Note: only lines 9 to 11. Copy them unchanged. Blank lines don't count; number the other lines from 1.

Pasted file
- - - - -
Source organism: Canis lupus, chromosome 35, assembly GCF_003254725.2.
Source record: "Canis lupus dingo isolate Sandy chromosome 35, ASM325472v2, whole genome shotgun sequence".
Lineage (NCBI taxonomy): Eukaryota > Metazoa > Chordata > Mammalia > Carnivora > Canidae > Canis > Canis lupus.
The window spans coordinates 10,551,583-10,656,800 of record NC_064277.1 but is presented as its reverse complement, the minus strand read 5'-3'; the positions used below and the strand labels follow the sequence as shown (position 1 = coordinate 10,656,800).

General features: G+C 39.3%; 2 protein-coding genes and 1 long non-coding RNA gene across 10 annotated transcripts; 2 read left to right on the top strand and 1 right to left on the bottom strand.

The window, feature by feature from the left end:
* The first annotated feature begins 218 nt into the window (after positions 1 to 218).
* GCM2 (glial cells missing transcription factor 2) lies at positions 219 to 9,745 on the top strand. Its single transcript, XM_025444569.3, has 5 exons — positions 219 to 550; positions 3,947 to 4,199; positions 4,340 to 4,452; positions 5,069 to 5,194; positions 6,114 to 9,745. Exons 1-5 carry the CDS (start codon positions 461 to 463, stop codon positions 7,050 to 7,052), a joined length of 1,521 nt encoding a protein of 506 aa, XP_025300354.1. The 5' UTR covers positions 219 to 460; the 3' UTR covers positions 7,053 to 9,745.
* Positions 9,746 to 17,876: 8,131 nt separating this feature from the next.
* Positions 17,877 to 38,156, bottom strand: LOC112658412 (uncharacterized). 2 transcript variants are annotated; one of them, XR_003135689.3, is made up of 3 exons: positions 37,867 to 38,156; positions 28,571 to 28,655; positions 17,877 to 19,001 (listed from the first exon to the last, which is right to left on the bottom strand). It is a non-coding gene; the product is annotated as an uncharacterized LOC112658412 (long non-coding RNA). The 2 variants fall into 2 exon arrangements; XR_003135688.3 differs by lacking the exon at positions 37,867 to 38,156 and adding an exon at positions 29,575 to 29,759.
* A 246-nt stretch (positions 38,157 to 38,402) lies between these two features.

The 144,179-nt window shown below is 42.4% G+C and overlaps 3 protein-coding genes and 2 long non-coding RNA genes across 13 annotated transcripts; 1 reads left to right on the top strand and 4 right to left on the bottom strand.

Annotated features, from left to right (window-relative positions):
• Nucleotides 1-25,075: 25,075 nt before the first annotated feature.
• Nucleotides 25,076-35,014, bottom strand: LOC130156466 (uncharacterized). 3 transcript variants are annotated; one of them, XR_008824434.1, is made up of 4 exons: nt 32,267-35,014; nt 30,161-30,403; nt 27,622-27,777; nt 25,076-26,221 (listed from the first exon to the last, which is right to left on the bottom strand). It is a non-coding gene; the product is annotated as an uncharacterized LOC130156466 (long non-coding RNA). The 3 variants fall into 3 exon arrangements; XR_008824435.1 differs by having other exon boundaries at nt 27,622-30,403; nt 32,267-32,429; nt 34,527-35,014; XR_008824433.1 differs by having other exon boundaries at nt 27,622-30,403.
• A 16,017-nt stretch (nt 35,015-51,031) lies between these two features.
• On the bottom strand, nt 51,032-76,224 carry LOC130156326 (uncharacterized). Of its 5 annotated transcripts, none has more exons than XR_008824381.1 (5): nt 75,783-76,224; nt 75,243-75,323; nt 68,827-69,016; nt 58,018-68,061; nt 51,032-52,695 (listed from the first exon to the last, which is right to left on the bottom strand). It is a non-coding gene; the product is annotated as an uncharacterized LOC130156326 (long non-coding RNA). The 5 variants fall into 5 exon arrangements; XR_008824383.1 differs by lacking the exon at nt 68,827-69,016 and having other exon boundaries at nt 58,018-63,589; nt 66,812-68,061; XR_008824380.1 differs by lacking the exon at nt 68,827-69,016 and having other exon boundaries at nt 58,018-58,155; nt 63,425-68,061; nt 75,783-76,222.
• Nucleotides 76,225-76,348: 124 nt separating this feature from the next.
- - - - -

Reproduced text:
* Positions 9,746 to 17,876: 8,131 nt separating this feature from the next.
* Positions 17,877 to 38,156, bottom strand: LOC112658412 (uncharacterized). 2 transcript variants are annotated; one of them, XR_003135689.3, is made up of 3 exons: positions 37,867 to 38,156; positions 28,571 to 28,655; positions 17,877 to 19,001 (listed from the first exon to the last, which is right to left on the bottom strand). It is a non-coding gene; the product is annotated as an uncharacterized LOC112658412 (long non-coding RNA). The 2 variants fall into 2 exon arrangements; XR_003135688.3 differs by lacking the exon at positions 37,867 to 38,156 and adding an exon at positions 29,575 to 29,759.
* A 246-nt stretch (positions 38,157 to 38,402) lies between these two features.